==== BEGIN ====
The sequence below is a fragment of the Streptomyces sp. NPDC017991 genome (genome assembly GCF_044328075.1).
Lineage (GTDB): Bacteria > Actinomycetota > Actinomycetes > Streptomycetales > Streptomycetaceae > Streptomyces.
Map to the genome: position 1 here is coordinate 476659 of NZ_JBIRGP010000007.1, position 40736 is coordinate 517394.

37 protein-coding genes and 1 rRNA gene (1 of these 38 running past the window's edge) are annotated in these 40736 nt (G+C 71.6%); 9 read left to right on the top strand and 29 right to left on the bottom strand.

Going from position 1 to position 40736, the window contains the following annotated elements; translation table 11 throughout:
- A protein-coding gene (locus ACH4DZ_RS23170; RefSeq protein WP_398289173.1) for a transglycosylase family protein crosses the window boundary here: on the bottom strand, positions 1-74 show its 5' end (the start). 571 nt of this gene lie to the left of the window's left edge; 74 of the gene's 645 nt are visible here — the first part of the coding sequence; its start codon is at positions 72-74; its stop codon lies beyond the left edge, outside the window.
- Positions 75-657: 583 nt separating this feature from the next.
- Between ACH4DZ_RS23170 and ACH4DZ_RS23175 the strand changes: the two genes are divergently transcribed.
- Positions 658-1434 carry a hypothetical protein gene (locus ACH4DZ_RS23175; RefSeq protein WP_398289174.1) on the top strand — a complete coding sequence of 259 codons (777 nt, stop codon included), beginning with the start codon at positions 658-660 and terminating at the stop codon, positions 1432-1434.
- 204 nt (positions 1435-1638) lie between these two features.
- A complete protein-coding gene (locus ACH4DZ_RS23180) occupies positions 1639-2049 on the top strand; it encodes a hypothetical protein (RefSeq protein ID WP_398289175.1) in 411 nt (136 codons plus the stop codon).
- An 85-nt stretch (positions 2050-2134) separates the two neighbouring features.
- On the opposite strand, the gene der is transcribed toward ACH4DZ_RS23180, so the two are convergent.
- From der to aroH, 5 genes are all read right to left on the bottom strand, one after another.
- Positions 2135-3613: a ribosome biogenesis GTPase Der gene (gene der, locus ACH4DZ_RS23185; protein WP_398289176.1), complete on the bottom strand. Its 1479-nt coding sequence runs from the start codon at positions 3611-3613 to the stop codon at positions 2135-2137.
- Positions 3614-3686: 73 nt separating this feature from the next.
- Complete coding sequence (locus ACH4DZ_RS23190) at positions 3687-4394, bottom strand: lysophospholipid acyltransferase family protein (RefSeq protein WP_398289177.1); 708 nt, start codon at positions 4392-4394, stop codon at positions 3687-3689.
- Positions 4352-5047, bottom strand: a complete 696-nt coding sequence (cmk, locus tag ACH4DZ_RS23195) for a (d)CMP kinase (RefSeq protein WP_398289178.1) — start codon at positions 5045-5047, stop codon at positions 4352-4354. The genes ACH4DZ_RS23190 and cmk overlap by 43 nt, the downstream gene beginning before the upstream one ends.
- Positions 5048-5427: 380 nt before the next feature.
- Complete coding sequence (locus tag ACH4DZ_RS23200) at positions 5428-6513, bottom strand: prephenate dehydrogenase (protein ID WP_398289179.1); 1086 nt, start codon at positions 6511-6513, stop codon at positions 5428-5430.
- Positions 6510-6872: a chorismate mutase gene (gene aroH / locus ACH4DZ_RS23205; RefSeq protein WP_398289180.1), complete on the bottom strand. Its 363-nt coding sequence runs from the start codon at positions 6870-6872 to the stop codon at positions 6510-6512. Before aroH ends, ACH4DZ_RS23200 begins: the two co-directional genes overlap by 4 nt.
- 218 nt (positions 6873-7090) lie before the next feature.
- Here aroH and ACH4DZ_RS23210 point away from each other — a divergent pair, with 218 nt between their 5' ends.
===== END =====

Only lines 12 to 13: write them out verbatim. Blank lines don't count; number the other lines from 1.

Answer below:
- An 85-nt stretch (positions 2050-2134) separates the two neighbouring features.
- On the opposite strand, the gene der is transcribed toward ACH4DZ_RS23180, so the two are convergent.